Virtual Reality Has Always Had Celebrities Connected to It
Throughout VR’s history, there have been several key players that helped raise awareness of the emerging medium – similar to what Ken Kesey did with LSD. Among those people was well-known counterculture icon Timothy Leary – who amassed fame in the 1960s and 70s when he became an influential advocate of psychedelic drugs as an intellectual tool.
Soon, Timothy Leary began hanging out with technology and virtual reality pioneers looking for ways to expand human consciousness.
Interestingly enough, Leary’s interest in VR happened around the same time when increased external pressure from legal forces was put upon him. This caused Leary to search for legal ways to experiment with the mind – bringing him face to face with the fringe ideas surrounding visual computation and virtual reality.
At this point, Timothy Leary got involved with a company called VPL Research who was selling virtual reality products. Those working at VPL, like Jaron Lanier and Mitch Altman, would see Leary on a regular basis at their lab. The comparisons between psychedelics and VR were so strong for Leary that he modified his popular catchphrase “turn on, tune in, drop out” to “turn on, boot up, and jack in” to go along with what he was calling the “LSD of the 1990s.”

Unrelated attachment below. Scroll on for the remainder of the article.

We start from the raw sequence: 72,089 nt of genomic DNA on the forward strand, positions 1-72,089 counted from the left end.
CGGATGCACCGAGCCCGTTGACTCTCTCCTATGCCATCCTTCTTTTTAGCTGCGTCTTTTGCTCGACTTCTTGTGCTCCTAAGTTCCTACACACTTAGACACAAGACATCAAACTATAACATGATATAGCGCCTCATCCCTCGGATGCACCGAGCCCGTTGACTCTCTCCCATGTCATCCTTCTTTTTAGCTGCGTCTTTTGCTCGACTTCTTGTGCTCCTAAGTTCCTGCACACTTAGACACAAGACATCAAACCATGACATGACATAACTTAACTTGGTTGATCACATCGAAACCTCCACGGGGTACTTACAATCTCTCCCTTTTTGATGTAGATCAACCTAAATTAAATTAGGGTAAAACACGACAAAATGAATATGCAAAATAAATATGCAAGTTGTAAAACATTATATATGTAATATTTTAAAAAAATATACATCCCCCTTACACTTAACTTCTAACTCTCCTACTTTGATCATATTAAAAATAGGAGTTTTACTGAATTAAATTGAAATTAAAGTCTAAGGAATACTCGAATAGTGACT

During his touring lecture series ‘From Psychedelics to Cybernetics,’ Leary would occasionally demonstrate a prototype of the Mattel Power Glove and would often compare psychedelics to virtual reality. Leary then experimented with the medium, which culminated into a handful of video game projects that few people actually knew about.
The programs I’m developing are programs that help you operate your mind and package your thoughts, dimensionalize your thoughts and communicate them clearly to other people.
There’s another group of programs we call “brain operating systems” that allow you to boot up and activate different circuits in your brain, create hallucinations, reprogram your own brain. So what we were trying to do in the ’60s and ’70s with LSD—by “we” I mean people at Harvard and serious scientists—you’ll be able to do now using computers.” – Timothy Leary (interviewed by Whole Life Times)